From the start it is important to note that while the cast list would suggest otherwise: this is squarely a Captain America film and not Avengers 3. I was lucky enough to see the film as a triple bill screening alongside First Avenger and Winter Soldier, and viewed that way you realise that these movies stand not just as a technical trilogy but actually a three part story. This is the evolution of not just Cap, but of Bucky too, as they build from being young adults in Brooklyn to take on the roles destined for them.

Like Winter Soldier before it, this has all the elements of a great spy thriller, with the superhero backdrop as Rogers must work under the radar to try and prove his friends innocence while Daniel Bruhl’s Zemo tries to frame and discredit him at every turn. 

While it draws on many elements of the graphic novel bearing the same name - the need for Superhero supervision leading directly from a deadly superhero inflicted explosion being an obvious one - this story is unafraid to jump off from this starting point and packs plenty of surprises too, and for that it deserves a lot of credit because none of these plots feel forced.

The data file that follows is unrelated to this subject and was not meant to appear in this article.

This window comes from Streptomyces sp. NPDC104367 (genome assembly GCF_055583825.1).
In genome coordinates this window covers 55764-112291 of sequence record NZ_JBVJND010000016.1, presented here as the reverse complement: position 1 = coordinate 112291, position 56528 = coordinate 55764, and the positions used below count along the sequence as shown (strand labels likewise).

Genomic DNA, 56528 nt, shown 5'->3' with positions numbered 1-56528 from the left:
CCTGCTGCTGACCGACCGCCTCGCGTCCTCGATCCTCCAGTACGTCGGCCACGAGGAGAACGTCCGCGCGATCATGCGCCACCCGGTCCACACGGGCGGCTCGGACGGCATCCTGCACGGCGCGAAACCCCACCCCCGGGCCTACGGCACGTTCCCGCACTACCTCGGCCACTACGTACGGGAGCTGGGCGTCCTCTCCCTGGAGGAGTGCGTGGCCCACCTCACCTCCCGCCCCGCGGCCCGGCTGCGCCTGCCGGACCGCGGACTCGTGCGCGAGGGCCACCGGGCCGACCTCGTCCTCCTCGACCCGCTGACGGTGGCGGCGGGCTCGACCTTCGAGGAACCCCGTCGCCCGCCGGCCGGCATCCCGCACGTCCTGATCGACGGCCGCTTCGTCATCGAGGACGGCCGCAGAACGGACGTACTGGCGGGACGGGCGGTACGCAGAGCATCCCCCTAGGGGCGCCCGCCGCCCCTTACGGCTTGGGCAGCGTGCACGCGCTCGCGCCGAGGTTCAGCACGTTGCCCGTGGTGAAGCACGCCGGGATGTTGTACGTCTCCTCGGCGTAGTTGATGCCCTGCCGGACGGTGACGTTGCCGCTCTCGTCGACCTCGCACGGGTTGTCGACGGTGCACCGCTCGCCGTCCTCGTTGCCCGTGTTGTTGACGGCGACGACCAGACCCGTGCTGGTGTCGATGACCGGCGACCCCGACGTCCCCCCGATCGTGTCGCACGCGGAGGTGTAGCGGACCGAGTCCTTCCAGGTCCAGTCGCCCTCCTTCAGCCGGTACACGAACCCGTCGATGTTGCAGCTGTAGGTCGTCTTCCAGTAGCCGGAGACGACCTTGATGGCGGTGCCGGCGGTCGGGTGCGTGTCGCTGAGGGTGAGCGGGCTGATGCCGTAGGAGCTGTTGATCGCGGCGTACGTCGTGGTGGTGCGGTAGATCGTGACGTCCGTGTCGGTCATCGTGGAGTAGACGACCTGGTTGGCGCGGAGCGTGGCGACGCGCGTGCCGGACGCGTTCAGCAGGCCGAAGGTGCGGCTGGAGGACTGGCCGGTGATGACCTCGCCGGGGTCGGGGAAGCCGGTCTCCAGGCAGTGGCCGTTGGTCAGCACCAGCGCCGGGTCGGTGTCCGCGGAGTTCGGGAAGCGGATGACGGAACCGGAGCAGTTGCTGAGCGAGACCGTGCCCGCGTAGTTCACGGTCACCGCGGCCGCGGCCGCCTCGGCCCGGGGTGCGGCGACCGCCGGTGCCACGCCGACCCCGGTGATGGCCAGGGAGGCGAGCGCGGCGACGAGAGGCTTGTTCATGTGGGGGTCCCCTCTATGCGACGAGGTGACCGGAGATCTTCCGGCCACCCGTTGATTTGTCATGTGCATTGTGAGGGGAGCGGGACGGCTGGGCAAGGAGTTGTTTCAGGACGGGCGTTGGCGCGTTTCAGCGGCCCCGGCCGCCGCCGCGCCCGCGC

Right back to Avengers Assemble it has been clear that Rogers and Stark are peculiar bedfellows, both sharing very different world views. The further on through the story we have got this has only exemplified, with Stark's guilt growing deeper with every passing calamity. As the mother of a dead boy chastises him for his role in the Battle of Sokovia, he finally reaches a breaking point. While his Ultron project may have failed to put the shield around the world, he cannot sit idly by any longer, realising something needs to be done.